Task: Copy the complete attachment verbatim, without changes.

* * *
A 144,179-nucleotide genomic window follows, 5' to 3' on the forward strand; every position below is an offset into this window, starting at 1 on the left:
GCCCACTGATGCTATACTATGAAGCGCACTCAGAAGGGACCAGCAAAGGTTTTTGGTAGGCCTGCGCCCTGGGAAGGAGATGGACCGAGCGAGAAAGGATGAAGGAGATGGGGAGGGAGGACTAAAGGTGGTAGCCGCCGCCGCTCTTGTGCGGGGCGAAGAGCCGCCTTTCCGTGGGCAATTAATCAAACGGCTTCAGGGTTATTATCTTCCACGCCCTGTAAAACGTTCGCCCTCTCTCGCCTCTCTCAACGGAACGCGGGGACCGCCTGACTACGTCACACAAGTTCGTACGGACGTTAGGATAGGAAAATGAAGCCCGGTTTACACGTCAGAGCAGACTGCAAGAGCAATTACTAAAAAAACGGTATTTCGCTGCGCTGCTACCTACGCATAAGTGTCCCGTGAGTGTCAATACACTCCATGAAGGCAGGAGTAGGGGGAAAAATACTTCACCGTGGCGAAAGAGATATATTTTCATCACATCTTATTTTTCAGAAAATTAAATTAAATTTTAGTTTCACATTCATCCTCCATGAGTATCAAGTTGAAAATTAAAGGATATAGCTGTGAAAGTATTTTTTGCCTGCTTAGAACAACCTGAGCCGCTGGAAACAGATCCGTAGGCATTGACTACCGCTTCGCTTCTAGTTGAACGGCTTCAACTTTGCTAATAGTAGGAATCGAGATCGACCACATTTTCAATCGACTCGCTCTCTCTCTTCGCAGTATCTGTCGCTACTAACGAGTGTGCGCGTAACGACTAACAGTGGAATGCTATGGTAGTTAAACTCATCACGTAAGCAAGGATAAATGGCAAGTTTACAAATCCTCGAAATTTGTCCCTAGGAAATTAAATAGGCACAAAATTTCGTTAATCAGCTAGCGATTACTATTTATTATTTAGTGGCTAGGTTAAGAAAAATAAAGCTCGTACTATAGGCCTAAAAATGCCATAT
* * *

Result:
A 144,179-nucleotide genomic window follows, 5' to 3' on the forward strand; every position below is an offset into this window, starting at 1 on the left:
GCCCACTGATGCTATACTATGAAGCGCACTCAGAAGGGACCAGCAAAGGTTTTTGGTAGGCCTGCGCCCTGGGAAGGAGATGGACCGAGCGAGAAAGGATGAAGGAGATGGGGAGGGAGGACTAAAGGTGGTAGCCGCCGCCGCTCTTGTGCGGGGCGAAGAGCCGCCTTTCCGTGGGCAATTAATCAAACGGCTTCAGGGTTATTATCTTCCACGCCCTGTAAAACGTTCGCCCTCTCTCGCCTCTCTCAACGGAACGCGGGGACCGCCTGACTACGTCACACAAGTTCGTACGGACGTTAGGATAGGAAAATGAAGCCCGGTTTACACGTCAGAGCAGACTGCAAGAGCAATTACTAAAAAAACGGTATTTCGCTGCGCTGCTACCTACGCATAAGTGTCCCGTGAGTGTCAATACACTCCATGAAGGCAGGAGTAGGGGGAAAAATACTTCACCGTGGCGAAAGAGATATATTTTCATCACATCTTATTTTTCAGAAAATTAAATTAAATTTTAGTTTCACATTCATCCTCCATGAGTATCAAGTTGAAAATTAAAGGATATAGCTGTGAAAGTATTTTTTGCCTGCTTAGAACAACCTGAGCCGCTGGAAACAGATCCGTAGGCATTGACTACCGCTTCGCTTCTAGTTGAACGGCTTCAACTTTGCTAATAGTAGGAATCGAGATCGACCACATTTTCAATCGACTCGCTCTCTCTCTTCGCAGTATCTGTCGCTACTAACGAGTGTGCGCGTAACGACTAACAGTGGAATGCTATGGTAGTTAAACTCATCACGTAAGCAAGGATAAATGGCAAGTTTACAAATCCTCGAAATTTGTCCCTAGGAAATTAAATAGGCACAAAATTTCGTTAATCAGCTAGCGATTACTATTTATTATTTAGTGGCTAGGTTAAGAAAAATAAAGCTCGTACTATAGGCCTAAAAATGCCATAT